Jun 18, 2011

Why do we need two address types to communicate via a network?

Think that we need to go to USA, from Sri Lanka. But assume there is no direct flight to USA. So what we will do…? If there are direct flights from Sri Lanka to Singapore and from Singapore to USA, we can go to USA. In such a scenario we have two types of destinations. One is a long destination (LD) which is from Sri Lanka to USA and the other is short destinations (SD) which are Sri Lanka to Singapore and Singapore to USA. If we can achieve all the short destinations in a correct order, ultimately we can reach to our long destination. So, when we are in Sri Lanka LD is SL-USA but SD is SL-SIN. Then we travel to Singapore. In Singapore LD is SL-USA but SD is SIN-USA. Now we are in USA. Note that when we reach to Singapore we change the SD but we haven’t change the LD, because our ultimate goal is to go to USA.

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A collection of interconnected devices are called as a network. When the number of devises gets bigger and bigger, the single network will divide into manageable sub networks. In a network all devices are recognized by its MAC (Media Access Control) address. IP address is a logical address that assigned to device in a way that human can remember, but it’s limited to a single network. The network is identified by the subnet mask. Default gateway is used as an access point to go to another network.

Think you are using the C1 Computer. You need to copy a file in S1 (4.4.4.4) server. So how C1 will communicate with S1? To do a copy you need to specify an IP address of the server. In this scenario it is 4.4.4.4. When you enter that IP address your machine will tally it with its IP address and the subnet mask. C1s subnet mask is 255.255.255.0, so its network address is 192.168.1.0. The requested IP 4.4.4.4 is not in the range of 192.168.1.0 – 192.168.1.255, or else its no in the same network. Then your computer will try to move the request to the default gateway which is specified as 192.168.1.1.

Computer will broadcast a ARP message to the network and only the corresponding interface will reply for that. Now the computer knows the MAC address of the default gateway. So it will create a packet with Source IP (S-IP) 192.168.1.1, Destination IP (D-IP) as 4.4.4.4. Source MAC address (S-MAC) is aaaa:aaaa:aaaa . But C1 doesn’t know the MAC address of the S1, and its now decided to forward the packet to the default gateway. Therefore, destination MAC address (D-MAC) will be bbbb:bbbb:bbbb.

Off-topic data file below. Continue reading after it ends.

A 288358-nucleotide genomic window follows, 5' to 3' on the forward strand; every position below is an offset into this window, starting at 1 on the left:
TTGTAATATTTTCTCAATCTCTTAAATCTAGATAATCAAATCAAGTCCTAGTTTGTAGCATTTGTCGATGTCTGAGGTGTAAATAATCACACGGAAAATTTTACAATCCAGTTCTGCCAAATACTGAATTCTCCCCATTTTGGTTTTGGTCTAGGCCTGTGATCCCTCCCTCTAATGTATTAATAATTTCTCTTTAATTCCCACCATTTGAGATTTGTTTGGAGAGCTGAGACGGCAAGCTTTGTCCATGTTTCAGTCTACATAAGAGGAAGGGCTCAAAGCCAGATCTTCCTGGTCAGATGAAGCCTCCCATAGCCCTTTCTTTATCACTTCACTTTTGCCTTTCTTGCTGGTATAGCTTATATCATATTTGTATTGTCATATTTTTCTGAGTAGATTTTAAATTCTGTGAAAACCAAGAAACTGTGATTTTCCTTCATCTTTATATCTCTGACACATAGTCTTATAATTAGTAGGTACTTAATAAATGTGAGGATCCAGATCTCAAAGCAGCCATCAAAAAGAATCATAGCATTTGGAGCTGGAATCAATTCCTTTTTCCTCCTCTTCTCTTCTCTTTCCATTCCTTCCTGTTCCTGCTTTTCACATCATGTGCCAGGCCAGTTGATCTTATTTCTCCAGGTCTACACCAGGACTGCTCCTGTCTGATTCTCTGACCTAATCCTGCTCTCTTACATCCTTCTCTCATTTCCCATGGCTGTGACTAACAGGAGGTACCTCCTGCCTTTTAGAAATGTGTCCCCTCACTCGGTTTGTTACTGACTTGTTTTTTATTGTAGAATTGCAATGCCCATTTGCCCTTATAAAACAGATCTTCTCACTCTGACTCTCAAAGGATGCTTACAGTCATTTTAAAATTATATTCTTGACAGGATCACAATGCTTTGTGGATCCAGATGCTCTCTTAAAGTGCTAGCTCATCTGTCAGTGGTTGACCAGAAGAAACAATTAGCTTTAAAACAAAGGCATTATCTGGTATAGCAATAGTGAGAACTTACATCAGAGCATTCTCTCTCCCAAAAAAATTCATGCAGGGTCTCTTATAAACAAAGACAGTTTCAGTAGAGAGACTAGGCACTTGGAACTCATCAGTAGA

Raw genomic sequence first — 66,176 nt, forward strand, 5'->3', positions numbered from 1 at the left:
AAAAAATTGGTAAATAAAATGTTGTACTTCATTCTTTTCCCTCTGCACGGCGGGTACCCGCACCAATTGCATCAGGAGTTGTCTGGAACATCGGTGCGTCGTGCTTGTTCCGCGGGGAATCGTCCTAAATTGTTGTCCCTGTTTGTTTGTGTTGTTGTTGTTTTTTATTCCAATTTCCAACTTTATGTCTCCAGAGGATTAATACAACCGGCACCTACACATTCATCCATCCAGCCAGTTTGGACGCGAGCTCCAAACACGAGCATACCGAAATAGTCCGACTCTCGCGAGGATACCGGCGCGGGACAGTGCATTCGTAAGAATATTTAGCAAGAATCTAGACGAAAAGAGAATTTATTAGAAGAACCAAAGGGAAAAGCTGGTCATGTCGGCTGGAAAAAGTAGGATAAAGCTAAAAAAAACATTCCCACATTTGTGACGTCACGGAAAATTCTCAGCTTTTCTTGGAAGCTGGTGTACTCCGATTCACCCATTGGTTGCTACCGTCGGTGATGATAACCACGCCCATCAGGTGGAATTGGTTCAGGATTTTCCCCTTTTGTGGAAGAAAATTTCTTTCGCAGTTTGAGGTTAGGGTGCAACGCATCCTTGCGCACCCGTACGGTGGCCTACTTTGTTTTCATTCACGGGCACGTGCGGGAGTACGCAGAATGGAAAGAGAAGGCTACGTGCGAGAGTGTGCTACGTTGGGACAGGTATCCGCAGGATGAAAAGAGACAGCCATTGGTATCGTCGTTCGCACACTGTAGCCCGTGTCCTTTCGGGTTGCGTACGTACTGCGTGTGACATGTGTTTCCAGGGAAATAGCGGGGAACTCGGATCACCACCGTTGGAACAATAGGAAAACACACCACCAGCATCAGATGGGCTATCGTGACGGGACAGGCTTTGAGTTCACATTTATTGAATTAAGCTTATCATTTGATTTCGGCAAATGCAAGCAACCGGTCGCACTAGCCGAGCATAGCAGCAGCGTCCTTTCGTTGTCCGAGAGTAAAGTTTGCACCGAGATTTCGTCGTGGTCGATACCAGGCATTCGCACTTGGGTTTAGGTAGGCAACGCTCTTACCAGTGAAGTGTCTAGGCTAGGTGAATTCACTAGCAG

Now the packet is in the R1 router. It will check the packets D-MAC address and feel it’s for the router R1. When it checks the D-IP address router realize that it’s not for the router but it need to go through the router to some were else. Now the router checks its routing table and realizes that the required network is not connected to it. But the router is capable of knowing neighbor route; therefore R1 will try to move the packet to the next best router. To do that R1 modify the packets S-MAC to cccc:cccc:cccc and D-MAC dddd:dddd:dddd. But it wont change the S-IP (but NAT will do a small change) and D-IP.
So this is like we travelling form SL to SIN in the example. This process will happen in all the routers which are in the path for the network 4.4.4.4.

When the packet comes to R3, it also checks the D-MAC and D-IP. When R3 checks the D-IP, it knows that it has connected to that requested network. So it moves the packet to the switch which will map D-IP to its MAC and forward it to the S1. So in this whole process MAC works as a temporary address, but IP works as the permanent address. So that’s why we need two addresses to communicate over a network.

2 comments:

  1. Thanks, perfectly explained.

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  2. Nice information . Good explanation

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